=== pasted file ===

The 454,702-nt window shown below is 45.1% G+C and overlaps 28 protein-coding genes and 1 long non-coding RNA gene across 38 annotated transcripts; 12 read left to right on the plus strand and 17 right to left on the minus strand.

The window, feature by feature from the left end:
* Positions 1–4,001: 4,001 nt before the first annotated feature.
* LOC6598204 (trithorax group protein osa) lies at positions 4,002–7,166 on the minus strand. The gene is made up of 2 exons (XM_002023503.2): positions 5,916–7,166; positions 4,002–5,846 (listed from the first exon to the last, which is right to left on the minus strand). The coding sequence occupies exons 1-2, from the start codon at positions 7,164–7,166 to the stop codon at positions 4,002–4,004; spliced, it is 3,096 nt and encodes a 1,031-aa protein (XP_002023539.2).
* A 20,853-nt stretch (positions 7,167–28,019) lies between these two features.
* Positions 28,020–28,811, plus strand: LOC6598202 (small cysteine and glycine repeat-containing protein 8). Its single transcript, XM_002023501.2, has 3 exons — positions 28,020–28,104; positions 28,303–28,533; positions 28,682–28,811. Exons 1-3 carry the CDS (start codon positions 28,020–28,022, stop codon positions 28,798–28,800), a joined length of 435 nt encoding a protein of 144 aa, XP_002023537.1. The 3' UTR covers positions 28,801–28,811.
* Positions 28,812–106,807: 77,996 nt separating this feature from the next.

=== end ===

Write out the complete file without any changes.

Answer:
The 454,702-nt window shown below is 45.1% G+C and overlaps 28 protein-coding genes and 1 long non-coding RNA gene across 38 annotated transcripts; 12 read left to right on the plus strand and 17 right to left on the minus strand.

The window, feature by feature from the left end:
* Positions 1–4,001: 4,001 nt before the first annotated feature.
* LOC6598204 (trithorax group protein osa) lies at positions 4,002–7,166 on the minus strand. The gene is made up of 2 exons (XM_002023503.2): positions 5,916–7,166; positions 4,002–5,846 (listed from the first exon to the last, which is right to left on the minus strand). The coding sequence occupies exons 1-2, from the start codon at positions 7,164–7,166 to the stop codon at positions 4,002–4,004; spliced, it is 3,096 nt and encodes a 1,031-aa protein (XP_002023539.2).
* A 20,853-nt stretch (positions 7,167–28,019) lies between these two features.
* Positions 28,020–28,811, plus strand: LOC6598202 (small cysteine and glycine repeat-containing protein 8). Its single transcript, XM_002023501.2, has 3 exons — positions 28,020–28,104; positions 28,303–28,533; positions 28,682–28,811. Exons 1-3 carry the CDS (start codon positions 28,020–28,022, stop codon positions 28,798–28,800), a joined length of 435 nt encoding a protein of 144 aa, XP_002023537.1. The 3' UTR covers positions 28,801–28,811.
* Positions 28,812–106,807: 77,996 nt separating this feature from the next.